The focus of the conference was on the Middle and Late Byzantine periods, the ones most neglected hitherto, although some of the papers included materials from Late Antiquity as well. The papers concentrated on the basic subjects of definition, legal and social status, representation, life and death, education and acculturation, but issues of everyday life, such as toys and games, were addressed as well.

Urban and Rural Settlement in Anatolia and the Levant, 500-1000 AD: New Evidence from Archaeology

April 22–24, 2005 | Byzantine Studies Symposium, Clive Foss and Johannes Koder, Symposiarchs

Urban and Rural Settlement in Anatolia and the Levant, 500-100 AD: New Evidence from Archaeology

Abstracts

This topic was designed to provide a comprehensive survey of current knowledge of these crucial areas in the Eastern Mediterranean during a period of profound transformation: in Asia Minor, from Late Antiquity to the Middle Ages; in the Levant from Byzantium to Islam. Hopefully, the subject illuminated history from a variety of viewpoints, crossing traditional boundaries between history and archaeology and between Byzantine and Islamic studies.

Sessions were devoted to all kinds of human settlement during this period, ranging from the large metropolitan cities of the late Roman Empire to villages of the early Middle Ages, as well as fortresses and monasteries. Archaeology received particular attention, since it is the main source for potential understanding of these topics. The talks, therefore, were largely be based on the results of recent excavations and surveys, though without neglecting the evidence derived from the narrative or documentary historical record.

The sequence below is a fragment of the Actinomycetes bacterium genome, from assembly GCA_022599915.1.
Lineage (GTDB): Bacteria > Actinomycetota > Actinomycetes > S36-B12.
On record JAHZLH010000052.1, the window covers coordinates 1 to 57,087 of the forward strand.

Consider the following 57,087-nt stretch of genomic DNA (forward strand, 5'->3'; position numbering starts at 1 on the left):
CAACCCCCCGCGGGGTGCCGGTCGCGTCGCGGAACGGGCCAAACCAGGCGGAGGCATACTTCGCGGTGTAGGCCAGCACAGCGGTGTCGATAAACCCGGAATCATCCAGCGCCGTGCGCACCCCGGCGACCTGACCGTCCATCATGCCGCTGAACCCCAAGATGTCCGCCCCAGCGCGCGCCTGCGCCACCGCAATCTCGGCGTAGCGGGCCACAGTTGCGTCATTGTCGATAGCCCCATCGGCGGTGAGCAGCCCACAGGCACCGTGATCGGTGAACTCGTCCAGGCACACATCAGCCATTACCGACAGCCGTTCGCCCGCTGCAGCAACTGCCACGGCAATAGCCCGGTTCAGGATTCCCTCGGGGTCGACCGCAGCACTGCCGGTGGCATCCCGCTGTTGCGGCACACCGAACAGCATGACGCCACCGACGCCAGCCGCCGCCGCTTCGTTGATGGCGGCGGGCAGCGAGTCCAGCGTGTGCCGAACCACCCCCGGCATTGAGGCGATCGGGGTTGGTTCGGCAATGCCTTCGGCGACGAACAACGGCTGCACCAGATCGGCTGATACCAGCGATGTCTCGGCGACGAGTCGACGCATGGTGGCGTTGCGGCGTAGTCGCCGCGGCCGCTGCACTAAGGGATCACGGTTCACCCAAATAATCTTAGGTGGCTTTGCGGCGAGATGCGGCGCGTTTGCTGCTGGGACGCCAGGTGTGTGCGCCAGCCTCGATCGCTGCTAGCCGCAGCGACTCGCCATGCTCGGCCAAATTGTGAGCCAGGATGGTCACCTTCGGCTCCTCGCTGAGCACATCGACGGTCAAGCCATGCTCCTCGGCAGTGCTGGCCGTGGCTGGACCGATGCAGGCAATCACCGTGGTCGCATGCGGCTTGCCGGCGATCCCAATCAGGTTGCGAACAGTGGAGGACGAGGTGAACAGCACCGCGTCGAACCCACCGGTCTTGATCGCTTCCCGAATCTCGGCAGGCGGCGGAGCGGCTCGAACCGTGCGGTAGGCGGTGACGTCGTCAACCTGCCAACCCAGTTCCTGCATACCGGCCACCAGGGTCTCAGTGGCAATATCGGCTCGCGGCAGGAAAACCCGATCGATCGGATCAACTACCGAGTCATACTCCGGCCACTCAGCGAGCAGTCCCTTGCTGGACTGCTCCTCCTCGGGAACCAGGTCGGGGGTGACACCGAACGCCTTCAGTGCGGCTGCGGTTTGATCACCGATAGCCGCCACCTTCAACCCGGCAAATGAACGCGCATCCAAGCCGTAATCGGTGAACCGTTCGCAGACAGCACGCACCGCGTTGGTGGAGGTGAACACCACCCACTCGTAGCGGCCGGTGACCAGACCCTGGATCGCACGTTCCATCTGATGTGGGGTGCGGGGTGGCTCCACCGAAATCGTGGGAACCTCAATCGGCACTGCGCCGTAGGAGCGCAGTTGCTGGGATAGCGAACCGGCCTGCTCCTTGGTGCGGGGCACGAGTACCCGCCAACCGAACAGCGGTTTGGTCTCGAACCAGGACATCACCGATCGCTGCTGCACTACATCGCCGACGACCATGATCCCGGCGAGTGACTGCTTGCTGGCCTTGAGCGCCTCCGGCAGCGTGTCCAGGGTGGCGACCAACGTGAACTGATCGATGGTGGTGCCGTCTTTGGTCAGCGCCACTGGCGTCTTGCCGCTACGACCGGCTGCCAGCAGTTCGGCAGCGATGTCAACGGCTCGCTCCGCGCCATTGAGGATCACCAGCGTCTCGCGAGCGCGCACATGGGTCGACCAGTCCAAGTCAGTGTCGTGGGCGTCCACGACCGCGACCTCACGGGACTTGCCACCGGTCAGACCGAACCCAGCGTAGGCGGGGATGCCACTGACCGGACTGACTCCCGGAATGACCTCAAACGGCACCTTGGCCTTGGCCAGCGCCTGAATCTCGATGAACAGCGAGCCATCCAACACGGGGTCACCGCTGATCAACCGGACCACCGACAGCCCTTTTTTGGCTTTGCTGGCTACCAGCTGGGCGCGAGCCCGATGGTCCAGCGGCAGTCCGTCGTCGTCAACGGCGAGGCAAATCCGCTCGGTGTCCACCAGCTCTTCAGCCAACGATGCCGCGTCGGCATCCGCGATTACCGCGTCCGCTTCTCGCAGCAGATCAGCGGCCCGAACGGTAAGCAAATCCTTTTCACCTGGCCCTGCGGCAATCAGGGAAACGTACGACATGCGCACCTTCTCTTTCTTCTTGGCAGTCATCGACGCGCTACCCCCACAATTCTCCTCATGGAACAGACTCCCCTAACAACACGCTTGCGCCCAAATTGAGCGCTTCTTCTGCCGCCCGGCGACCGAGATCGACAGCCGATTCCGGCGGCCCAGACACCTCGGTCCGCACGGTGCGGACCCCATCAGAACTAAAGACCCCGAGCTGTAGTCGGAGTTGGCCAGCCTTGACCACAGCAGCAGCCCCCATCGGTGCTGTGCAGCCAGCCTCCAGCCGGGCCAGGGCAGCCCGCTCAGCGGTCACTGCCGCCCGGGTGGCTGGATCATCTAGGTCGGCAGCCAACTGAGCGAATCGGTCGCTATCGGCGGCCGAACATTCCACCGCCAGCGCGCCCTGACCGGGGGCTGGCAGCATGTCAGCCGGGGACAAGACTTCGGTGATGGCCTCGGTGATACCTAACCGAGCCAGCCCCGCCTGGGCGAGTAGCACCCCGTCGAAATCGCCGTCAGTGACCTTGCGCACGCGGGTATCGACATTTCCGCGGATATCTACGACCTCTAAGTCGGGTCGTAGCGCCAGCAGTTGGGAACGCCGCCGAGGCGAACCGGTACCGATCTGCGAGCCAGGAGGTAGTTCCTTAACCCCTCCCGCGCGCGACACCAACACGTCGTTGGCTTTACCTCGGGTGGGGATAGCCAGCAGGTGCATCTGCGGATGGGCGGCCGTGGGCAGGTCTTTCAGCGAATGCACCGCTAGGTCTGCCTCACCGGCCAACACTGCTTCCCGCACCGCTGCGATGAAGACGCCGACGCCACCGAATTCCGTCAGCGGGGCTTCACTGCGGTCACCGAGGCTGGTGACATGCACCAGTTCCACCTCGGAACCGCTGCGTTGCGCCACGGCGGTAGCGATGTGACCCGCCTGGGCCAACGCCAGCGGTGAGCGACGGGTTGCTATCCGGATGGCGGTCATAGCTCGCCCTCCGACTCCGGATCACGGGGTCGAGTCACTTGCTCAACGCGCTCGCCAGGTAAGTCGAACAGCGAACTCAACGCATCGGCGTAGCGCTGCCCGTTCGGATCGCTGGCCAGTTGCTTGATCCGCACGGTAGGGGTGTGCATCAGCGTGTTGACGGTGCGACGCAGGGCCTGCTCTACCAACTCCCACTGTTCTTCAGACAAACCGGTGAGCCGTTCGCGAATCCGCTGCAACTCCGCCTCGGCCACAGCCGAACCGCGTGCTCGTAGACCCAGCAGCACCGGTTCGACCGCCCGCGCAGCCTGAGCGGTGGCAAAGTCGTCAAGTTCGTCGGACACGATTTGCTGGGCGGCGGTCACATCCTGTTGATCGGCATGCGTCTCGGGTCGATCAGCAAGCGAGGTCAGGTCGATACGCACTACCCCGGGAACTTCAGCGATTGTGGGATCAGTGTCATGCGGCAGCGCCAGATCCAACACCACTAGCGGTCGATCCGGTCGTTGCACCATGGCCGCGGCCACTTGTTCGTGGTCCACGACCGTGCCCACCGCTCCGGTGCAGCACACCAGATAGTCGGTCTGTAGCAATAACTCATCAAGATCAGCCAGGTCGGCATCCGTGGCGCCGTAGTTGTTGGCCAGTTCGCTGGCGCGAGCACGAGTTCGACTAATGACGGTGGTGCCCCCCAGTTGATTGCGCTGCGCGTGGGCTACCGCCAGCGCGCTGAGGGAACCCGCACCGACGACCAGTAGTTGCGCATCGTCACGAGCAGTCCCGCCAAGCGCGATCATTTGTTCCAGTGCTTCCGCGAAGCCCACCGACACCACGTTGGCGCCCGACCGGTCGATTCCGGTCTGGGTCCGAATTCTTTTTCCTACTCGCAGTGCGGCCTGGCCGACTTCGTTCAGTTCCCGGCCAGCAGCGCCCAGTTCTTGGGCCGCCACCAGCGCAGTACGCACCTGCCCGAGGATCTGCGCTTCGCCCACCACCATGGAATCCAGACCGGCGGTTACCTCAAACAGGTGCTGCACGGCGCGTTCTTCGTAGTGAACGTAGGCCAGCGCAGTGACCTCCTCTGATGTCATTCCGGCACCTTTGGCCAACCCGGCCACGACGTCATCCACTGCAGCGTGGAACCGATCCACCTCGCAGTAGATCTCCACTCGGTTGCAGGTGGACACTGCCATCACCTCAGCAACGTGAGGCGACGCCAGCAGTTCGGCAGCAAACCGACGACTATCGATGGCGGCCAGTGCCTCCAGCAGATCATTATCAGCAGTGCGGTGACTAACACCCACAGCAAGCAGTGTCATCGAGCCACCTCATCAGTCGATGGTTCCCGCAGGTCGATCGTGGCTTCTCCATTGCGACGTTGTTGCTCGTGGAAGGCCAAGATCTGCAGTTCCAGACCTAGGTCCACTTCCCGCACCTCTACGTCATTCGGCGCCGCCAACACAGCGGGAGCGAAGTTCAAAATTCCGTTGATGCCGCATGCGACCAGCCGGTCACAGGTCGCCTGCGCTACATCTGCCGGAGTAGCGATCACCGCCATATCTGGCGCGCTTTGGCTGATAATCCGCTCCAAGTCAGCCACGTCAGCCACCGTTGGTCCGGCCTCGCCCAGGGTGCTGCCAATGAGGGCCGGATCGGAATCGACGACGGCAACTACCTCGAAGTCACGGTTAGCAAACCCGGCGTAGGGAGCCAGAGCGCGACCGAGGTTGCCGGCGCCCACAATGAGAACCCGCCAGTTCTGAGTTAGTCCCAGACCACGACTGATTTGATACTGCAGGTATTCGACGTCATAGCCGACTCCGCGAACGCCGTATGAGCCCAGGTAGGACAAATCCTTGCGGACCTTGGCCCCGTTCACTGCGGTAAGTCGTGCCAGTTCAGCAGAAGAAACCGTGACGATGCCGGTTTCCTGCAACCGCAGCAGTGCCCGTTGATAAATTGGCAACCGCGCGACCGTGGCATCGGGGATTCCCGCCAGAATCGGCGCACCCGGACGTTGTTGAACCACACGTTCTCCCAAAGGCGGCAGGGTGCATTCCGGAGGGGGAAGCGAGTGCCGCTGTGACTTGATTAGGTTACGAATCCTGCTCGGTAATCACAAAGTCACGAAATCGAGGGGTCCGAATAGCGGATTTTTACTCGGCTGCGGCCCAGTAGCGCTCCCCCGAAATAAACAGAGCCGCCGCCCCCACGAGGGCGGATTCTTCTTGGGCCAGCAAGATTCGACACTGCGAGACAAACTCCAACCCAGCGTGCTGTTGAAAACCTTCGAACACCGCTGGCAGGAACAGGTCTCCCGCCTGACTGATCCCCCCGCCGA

Questions of methodology were stressed, both in an introductory session and in the individual papers, so that the audience could understand what kind of information may now be derived from a range of techniques, and how it may be integrated with the more traditional sources. It was hoped that the sum of the individual topics both reflected the advances that have been made in recent years, and helped towards an understanding of major historical questions in the Fall of Rome, the rise of Islam and the survival of Byzantium.

On the Thursday preceding the opening of the symposium, at 5:30 P.M., Prof. Cyril Mango of Exeter College, Oxford University, delivered a keynote lecture open to all. His topic was, Byzantine Asia Minor and Syria: From Art Historical Monuments to Archaeological Settlement.